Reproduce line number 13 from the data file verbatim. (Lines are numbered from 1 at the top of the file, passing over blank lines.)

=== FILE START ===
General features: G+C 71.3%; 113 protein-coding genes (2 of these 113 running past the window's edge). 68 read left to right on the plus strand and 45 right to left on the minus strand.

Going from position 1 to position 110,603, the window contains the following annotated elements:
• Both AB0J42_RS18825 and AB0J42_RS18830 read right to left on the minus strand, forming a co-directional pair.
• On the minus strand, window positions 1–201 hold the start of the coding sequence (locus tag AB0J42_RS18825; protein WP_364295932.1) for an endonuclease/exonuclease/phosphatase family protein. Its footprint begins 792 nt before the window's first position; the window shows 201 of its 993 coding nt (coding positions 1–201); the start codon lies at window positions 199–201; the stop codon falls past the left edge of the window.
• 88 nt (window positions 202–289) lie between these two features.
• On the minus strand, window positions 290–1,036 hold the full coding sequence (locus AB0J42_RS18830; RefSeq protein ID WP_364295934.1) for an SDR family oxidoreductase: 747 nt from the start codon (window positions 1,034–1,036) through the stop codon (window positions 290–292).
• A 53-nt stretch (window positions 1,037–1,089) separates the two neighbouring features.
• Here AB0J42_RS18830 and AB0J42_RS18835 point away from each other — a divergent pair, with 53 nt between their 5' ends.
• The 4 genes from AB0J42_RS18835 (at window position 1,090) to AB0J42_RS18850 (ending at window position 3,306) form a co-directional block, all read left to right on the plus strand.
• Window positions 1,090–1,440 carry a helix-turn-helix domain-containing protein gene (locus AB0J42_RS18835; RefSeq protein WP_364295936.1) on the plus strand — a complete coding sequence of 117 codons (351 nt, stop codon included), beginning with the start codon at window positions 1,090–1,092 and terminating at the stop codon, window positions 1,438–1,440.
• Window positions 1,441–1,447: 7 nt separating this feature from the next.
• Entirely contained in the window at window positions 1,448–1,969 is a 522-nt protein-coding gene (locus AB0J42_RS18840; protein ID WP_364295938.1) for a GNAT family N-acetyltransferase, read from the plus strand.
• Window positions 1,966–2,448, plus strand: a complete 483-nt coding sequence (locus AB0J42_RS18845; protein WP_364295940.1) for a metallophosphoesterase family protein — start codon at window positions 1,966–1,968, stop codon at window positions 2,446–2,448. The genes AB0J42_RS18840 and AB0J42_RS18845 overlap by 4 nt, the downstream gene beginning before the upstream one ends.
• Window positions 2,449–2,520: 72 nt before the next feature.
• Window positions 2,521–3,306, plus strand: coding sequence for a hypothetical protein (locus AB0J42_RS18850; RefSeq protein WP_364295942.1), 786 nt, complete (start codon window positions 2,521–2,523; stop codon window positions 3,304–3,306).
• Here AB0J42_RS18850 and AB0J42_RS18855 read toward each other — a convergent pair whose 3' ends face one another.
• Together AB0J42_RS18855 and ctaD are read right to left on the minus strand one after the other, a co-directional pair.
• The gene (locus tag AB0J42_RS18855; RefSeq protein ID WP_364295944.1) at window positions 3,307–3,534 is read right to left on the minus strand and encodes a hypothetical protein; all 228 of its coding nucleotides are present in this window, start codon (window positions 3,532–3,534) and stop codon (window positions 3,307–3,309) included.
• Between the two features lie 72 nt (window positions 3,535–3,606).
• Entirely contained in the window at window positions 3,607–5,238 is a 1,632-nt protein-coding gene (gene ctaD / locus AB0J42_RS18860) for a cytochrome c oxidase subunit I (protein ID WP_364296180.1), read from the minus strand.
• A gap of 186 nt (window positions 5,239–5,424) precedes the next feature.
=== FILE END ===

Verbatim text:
• Window positions 1,966–2,448, plus strand: a complete 483-nt coding sequence (locus AB0J42_RS18845; protein WP_364295940.1) for a metallophosphoesterase family protein — start codon at window positions 1,966–1,968, stop codon at window positions 2,446–2,448. The genes AB0J42_RS18840 and AB0J42_RS18845 overlap by 4 nt, the downstream gene beginning before the upstream one ends.